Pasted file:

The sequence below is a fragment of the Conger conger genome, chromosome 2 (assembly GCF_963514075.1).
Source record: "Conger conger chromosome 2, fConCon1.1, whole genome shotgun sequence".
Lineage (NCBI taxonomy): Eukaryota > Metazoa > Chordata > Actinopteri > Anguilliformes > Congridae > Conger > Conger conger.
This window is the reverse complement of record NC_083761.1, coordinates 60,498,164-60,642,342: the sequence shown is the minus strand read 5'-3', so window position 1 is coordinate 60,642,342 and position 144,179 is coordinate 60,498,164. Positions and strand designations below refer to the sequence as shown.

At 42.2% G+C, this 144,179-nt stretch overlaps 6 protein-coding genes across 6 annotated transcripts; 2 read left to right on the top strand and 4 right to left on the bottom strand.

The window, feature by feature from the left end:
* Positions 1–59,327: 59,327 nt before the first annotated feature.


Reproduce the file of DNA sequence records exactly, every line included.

The sequence below is a fragment of the Conger conger genome, chromosome 2 (assembly GCF_963514075.1).
Source record: "Conger conger chromosome 2, fConCon1.1, whole genome shotgun sequence".
Lineage (NCBI taxonomy): Eukaryota > Metazoa > Chordata > Actinopteri > Anguilliformes > Congridae > Conger > Conger conger.
This window is the reverse complement of record NC_083761.1, coordinates 60,498,164-60,642,342: the sequence shown is the minus strand read 5'-3', so window position 1 is coordinate 60,642,342 and position 144,179 is coordinate 60,498,164. Positions and strand designations below refer to the sequence as shown.

At 42.2% G+C, this 144,179-nt stretch overlaps 6 protein-coding genes across 6 annotated transcripts; 2 read left to right on the top strand and 4 right to left on the bottom strand.

The window, feature by feature from the left end:
* Positions 1–59,327: 59,327 nt before the first annotated feature.